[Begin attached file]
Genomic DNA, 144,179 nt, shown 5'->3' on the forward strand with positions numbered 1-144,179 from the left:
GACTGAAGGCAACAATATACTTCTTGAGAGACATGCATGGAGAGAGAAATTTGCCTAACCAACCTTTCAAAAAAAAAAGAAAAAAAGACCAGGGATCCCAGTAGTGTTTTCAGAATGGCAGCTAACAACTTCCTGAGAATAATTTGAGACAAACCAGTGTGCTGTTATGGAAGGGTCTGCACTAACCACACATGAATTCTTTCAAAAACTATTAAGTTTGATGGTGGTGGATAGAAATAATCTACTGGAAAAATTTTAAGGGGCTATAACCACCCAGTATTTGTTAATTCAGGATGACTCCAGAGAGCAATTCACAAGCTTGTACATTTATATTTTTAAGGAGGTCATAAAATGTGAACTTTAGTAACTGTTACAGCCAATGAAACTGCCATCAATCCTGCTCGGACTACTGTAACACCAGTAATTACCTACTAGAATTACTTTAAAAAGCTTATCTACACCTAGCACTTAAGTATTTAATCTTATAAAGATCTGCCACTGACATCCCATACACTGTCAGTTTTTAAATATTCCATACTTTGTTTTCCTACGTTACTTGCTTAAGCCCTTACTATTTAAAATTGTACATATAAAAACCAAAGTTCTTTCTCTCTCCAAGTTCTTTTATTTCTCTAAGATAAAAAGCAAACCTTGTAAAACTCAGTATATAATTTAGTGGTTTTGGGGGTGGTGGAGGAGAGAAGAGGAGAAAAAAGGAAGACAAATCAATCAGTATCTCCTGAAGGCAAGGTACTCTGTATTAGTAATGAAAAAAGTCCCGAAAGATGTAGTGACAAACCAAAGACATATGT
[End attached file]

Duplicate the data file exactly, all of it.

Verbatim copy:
Genomic DNA, 144,179 nt, shown 5'->3' on the forward strand with positions numbered 1-144,179 from the left:
GACTGAAGGCAACAATATACTTCTTGAGAGACATGCATGGAGAGAGAAATTTGCCTAACCAACCTTTCAAAAAAAAAAGAAAAAAAGACCAGGGATCCCAGTAGTGTTTTCAGAATGGCAGCTAACAACTTCCTGAGAATAATTTGAGACAAACCAGTGTGCTGTTATGGAAGGGTCTGCACTAACCACACATGAATTCTTTCAAAAACTATTAAGTTTGATGGTGGTGGATAGAAATAATCTACTGGAAAAATTTTAAGGGGCTATAACCACCCAGTATTTGTTAATTCAGGATGACTCCAGAGAGCAATTCACAAGCTTGTACATTTATATTTTTAAGGAGGTCATAAAATGTGAACTTTAGTAACTGTTACAGCCAATGAAACTGCCATCAATCCTGCTCGGACTACTGTAACACCAGTAATTACCTACTAGAATTACTTTAAAAAGCTTATCTACACCTAGCACTTAAGTATTTAATCTTATAAAGATCTGCCACTGACATCCCATACACTGTCAGTTTTTAAATATTCCATACTTTGTTTTCCTACGTTACTTGCTTAAGCCCTTACTATTTAAAATTGTACATATAAAAACCAAAGTTCTTTCTCTCTCCAAGTTCTTTTATTTCTCTAAGATAAAAAGCAAACCTTGTAAAACTCAGTATATAATTTAGTGGTTTTGGGGGTGGTGGAGGAGAGAAGAGGAGAAAAAAGGAAGACAAATCAATCAGTATCTCCTGAAGGCAAGGTACTCTGTATTAGTAATGAAAAAAGTCCCGAAAGATGTAGTGACAAACCAAAGACATATGT